By all accounts, ineffectual and responsive police and indictment practices add to an unsuitable rate of survivor case attrition. Official information on arrest rates, indictment, and survivor cases conviction does not seem to exist or, if prosecutor offices or law enforcement agencies has such data, it is not open publicly. Nor is data accessible to ascertain that police are directing exhaustive examinations and prosecutors are endeavoring to assemble strong cases of evidence against culprits.
Police divisions and their colleges, the prosecutors’ officers ought to be required to compile and keep up public accessible information on arrest rates, referrals, arraignments, and convictions in survivor cases. Moreover, law enforcement and arraignment organizations ought to issue occasional public reports identifying particular execution measures in survivor cases and the inside practices and systems utilized in line with such precautions.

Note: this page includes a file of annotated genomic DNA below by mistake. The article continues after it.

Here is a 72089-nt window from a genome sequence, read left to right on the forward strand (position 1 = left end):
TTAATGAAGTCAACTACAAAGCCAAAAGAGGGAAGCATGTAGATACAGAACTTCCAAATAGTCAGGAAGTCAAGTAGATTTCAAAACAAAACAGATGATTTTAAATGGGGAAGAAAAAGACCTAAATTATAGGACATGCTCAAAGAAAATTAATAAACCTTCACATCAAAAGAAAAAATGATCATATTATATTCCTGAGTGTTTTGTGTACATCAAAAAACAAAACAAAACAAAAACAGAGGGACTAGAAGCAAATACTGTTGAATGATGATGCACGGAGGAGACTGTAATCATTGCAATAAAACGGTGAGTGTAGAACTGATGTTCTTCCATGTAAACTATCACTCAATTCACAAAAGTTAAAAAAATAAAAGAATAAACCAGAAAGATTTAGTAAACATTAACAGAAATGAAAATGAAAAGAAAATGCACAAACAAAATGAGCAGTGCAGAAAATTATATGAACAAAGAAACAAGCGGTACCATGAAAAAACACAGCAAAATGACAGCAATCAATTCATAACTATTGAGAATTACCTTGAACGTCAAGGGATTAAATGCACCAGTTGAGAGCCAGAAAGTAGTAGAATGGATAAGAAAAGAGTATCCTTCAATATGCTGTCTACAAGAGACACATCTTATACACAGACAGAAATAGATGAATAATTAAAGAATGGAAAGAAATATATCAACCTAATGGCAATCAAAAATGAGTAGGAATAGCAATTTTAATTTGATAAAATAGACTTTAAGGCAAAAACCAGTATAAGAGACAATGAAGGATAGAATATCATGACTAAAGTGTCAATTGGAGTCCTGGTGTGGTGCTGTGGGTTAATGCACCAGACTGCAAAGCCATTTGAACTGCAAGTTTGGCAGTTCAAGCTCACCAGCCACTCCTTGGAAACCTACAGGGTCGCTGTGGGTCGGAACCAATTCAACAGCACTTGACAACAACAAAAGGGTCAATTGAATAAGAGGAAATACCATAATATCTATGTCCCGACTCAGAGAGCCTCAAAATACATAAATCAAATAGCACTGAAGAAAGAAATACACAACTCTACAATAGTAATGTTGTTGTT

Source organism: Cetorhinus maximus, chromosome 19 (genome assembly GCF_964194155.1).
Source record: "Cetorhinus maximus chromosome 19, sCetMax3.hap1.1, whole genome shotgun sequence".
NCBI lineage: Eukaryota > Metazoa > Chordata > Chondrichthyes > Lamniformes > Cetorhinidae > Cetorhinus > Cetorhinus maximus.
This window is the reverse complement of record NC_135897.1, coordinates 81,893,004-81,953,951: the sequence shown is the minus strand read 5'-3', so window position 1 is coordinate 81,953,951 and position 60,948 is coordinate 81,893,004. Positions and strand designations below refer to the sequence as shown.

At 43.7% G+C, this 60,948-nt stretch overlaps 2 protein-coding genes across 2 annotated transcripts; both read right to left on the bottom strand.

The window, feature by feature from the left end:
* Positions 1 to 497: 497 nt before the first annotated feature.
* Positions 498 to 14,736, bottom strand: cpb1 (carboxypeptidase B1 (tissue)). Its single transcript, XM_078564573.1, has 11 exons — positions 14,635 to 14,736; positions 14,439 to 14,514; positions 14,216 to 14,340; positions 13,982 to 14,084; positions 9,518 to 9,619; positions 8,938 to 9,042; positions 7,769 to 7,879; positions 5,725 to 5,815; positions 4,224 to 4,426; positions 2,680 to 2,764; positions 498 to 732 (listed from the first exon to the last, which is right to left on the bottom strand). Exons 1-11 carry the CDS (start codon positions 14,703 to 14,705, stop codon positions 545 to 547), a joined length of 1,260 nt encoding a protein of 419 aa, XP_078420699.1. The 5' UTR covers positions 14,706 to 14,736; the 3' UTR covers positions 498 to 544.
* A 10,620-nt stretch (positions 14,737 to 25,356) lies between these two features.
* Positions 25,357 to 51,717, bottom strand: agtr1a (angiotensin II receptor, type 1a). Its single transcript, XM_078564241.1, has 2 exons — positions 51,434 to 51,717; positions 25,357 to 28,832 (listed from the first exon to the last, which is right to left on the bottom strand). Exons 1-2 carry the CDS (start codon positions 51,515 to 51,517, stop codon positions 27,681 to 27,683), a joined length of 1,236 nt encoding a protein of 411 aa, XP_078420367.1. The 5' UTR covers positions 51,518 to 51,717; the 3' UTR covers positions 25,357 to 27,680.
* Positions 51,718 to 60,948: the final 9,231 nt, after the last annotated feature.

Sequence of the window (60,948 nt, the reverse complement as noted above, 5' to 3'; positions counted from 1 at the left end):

Changing the legal procedure into one that allows casualties to air their voice and that no more supports abusers over those manhandled will bring about better case results, along these lines protecting many people by taking more predators from the street and by stopping other potential culprits from perpetrating such violations like sexual assault. Then, and only then, will justice for survivors be accomplished, at last.